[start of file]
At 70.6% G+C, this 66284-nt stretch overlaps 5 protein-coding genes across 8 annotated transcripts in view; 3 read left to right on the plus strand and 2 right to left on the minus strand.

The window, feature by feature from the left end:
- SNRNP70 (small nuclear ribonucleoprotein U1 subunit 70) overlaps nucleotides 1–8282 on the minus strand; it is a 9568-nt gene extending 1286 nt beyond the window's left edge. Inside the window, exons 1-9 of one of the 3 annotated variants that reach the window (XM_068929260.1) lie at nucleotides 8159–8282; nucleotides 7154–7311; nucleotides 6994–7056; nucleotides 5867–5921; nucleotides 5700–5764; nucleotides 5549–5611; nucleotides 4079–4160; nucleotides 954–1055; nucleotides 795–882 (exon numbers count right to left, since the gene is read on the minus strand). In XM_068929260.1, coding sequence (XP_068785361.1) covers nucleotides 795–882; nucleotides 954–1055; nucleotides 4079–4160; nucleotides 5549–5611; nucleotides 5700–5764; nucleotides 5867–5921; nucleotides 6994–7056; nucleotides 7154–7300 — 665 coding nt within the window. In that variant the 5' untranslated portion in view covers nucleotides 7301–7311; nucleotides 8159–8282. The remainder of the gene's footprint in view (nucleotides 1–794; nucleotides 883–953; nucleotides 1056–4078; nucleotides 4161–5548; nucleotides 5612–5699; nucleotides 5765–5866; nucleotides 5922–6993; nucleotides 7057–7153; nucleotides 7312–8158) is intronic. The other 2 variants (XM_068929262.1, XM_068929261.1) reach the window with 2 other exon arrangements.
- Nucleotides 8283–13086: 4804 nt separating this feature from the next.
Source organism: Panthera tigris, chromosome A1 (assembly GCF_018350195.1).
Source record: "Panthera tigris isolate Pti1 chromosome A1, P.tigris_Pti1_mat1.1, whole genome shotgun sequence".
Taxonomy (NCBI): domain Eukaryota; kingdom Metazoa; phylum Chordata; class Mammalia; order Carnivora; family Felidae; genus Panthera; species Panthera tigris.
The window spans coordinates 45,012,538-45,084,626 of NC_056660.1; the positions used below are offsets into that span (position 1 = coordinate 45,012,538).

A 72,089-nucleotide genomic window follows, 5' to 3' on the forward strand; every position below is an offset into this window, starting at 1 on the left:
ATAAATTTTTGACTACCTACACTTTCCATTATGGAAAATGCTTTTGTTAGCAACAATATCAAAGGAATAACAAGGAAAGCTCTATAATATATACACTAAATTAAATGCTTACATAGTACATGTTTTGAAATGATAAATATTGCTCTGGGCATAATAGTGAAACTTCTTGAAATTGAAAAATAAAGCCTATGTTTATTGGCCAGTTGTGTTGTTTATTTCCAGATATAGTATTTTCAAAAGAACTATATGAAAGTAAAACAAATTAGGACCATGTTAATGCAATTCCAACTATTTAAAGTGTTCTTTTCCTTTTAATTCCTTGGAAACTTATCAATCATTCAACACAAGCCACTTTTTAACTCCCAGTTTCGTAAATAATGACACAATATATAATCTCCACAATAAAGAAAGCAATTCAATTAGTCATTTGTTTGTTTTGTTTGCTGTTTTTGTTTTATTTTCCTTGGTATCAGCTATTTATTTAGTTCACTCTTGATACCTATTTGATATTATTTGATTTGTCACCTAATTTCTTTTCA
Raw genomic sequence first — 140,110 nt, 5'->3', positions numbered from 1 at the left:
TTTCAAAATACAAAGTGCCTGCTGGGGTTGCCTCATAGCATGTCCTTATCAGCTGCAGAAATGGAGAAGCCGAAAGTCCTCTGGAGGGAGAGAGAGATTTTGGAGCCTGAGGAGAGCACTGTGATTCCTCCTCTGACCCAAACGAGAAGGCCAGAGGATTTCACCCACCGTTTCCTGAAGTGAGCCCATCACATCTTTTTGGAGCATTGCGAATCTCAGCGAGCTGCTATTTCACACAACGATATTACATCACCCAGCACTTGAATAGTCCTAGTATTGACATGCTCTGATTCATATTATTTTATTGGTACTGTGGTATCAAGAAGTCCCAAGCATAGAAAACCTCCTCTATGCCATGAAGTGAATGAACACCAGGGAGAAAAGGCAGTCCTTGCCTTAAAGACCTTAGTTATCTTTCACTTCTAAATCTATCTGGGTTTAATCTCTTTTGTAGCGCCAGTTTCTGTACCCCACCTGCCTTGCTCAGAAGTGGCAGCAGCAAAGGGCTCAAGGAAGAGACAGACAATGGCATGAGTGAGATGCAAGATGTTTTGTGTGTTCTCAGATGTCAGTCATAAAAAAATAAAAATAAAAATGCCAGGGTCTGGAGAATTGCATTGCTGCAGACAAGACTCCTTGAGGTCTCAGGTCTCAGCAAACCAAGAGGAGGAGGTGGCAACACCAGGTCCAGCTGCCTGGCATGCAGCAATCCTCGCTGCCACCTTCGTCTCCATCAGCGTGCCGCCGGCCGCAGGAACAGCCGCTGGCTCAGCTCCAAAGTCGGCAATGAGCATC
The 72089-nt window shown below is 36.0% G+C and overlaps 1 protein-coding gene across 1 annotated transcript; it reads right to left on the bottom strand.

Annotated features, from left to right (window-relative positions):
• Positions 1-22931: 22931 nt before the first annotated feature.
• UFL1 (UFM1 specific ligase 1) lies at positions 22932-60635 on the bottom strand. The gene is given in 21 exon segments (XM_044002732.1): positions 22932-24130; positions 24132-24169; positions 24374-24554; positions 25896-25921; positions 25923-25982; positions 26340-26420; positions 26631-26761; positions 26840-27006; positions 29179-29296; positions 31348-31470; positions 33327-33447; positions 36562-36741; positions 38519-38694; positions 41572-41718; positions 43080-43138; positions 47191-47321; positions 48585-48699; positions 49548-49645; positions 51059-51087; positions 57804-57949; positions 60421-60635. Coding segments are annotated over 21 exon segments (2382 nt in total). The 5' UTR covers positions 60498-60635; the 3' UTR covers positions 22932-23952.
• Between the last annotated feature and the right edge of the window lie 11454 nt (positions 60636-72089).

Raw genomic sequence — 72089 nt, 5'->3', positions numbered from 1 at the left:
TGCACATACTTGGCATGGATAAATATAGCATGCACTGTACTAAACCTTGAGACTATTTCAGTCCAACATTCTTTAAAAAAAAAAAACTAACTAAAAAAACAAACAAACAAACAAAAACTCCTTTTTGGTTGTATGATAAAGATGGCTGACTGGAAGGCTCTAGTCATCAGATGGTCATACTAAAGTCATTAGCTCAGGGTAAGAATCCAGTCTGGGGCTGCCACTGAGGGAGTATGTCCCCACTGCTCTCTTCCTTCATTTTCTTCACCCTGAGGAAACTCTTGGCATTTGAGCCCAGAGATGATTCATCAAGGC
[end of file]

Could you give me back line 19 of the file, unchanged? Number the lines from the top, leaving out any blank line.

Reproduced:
TGCACATACTTGGCATGGATAAATATAGCATGCACTGTACTAAACCTTGAGACTATTTCAGTCCAACATTCTTTAAAAAAAAAAAACTAACTAAAAAAACAAACAAACAAACAAAAACTCCTTTTTGGTTGTATGATAAAGATGGCTGACTGGAAGGCTCTAGTCATCAGATGGTCATACTAAAGTCATTAGCTCAGGGTAAGAATCCAGTCTGGGGCTGCCACTGAGGGAGTATGTCCCCACTGCTCTCTTCCTTCATTTTCTTCACCCTGAGGAAACTCTTGGCATTTGAGCCCAGAGATGATTCATCAAGGC